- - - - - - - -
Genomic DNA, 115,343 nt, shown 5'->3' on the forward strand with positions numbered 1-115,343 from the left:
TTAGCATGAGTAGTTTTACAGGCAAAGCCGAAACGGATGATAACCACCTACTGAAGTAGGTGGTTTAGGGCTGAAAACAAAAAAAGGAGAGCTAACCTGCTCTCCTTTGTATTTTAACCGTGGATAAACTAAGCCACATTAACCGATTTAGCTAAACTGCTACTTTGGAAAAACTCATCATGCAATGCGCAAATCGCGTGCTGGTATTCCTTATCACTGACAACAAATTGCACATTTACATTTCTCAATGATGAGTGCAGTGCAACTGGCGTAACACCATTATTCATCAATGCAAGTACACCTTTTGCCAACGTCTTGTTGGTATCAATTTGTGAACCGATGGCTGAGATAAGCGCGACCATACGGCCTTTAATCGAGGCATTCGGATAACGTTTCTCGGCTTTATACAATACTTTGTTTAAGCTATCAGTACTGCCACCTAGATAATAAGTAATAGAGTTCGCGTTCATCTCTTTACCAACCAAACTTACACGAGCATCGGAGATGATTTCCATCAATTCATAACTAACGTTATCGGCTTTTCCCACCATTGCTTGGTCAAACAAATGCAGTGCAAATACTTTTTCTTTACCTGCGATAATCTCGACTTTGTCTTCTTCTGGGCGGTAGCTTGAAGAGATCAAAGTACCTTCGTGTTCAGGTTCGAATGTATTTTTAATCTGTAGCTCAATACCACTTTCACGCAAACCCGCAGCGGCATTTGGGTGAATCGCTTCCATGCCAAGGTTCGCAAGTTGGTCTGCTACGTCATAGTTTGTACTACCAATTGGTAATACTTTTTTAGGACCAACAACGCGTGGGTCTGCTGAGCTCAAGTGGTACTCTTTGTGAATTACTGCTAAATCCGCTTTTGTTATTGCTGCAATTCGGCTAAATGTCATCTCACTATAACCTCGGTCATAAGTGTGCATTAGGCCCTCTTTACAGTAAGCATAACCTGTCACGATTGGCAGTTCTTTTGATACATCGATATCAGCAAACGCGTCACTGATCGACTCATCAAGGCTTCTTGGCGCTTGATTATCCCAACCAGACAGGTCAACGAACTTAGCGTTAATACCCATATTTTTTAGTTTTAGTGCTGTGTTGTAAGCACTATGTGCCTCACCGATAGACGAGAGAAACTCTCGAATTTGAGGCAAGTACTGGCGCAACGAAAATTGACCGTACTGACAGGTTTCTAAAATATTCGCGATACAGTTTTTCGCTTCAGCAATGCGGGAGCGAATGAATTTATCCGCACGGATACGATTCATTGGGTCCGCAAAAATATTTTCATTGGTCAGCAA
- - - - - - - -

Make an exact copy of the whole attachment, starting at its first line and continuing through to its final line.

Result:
Genomic DNA, 115,343 nt, shown 5'->3' on the forward strand with positions numbered 1-115,343 from the left:
TTAGCATGAGTAGTTTTACAGGCAAAGCCGAAACGGATGATAACCACCTACTGAAGTAGGTGGTTTAGGGCTGAAAACAAAAAAAGGAGAGCTAACCTGCTCTCCTTTGTATTTTAACCGTGGATAAACTAAGCCACATTAACCGATTTAGCTAAACTGCTACTTTGGAAAAACTCATCATGCAATGCGCAAATCGCGTGCTGGTATTCCTTATCACTGACAACAAATTGCACATTTACATTTCTCAATGATGAGTGCAGTGCAACTGGCGTAACACCATTATTCATCAATGCAAGTACACCTTTTGCCAACGTCTTGTTGGTATCAATTTGTGAACCGATGGCTGAGATAAGCGCGACCATACGGCCTTTAATCGAGGCATTCGGATAACGTTTCTCGGCTTTATACAATACTTTGTTTAAGCTATCAGTACTGCCACCTAGATAATAAGTAATAGAGTTCGCGTTCATCTCTTTACCAACCAAACTTACACGAGCATCGGAGATGATTTCCATCAATTCATAACTAACGTTATCGGCTTTTCCCACCATTGCTTGGTCAAACAAATGCAGTGCAAATACTTTTTCTTTACCTGCGATAATCTCGACTTTGTCTTCTTCTGGGCGGTAGCTTGAAGAGATCAAAGTACCTTCGTGTTCAGGTTCGAATGTATTTTTAATCTGTAGCTCAATACCACTTTCACGCAAACCCGCAGCGGCATTTGGGTGAATCGCTTCCATGCCAAGGTTCGCAAGTTGGTCTGCTACGTCATAGTTTGTACTACCAATTGGTAATACTTTTTTAGGACCAACAACGCGTGGGTCTGCTGAGCTCAAGTGGTACTCTTTGTGAATTACTGCTAAATCCGCTTTTGTTATTGCTGCAATTCGGCTAAATGTCATCTCACTATAACCTCGGTCATAAGTGTGCATTAGGCCCTCTTTACAGTAAGCATAACCTGTCACGATTGGCAGTTCTTTTGATACATCGATATCAGCAAACGCGTCACTGATCGACTCATCAAGGCTTCTTGGCGCTTGATTATCCCAACCAGACAGGTCAACGAACTTAGCGTTAATACCCATATTTTTTAGTTTTAGTGCTGTGTTGTAAGCACTATGTGCCTCACCGATAGACGAGAGAAACTCTCGAATTTGAGGCAAGTACTGGCGCAACGAAAATTGACCGTACTGACAGGTTTCTAAAATATTCGCGATACAGTTTTTCGCTTCAGCAATGCGGGAGCGAATGAATTTATCCGCACGGATACGATTCATTGGGTCCGCAAAAATATTTTCATTGGTCAGCAA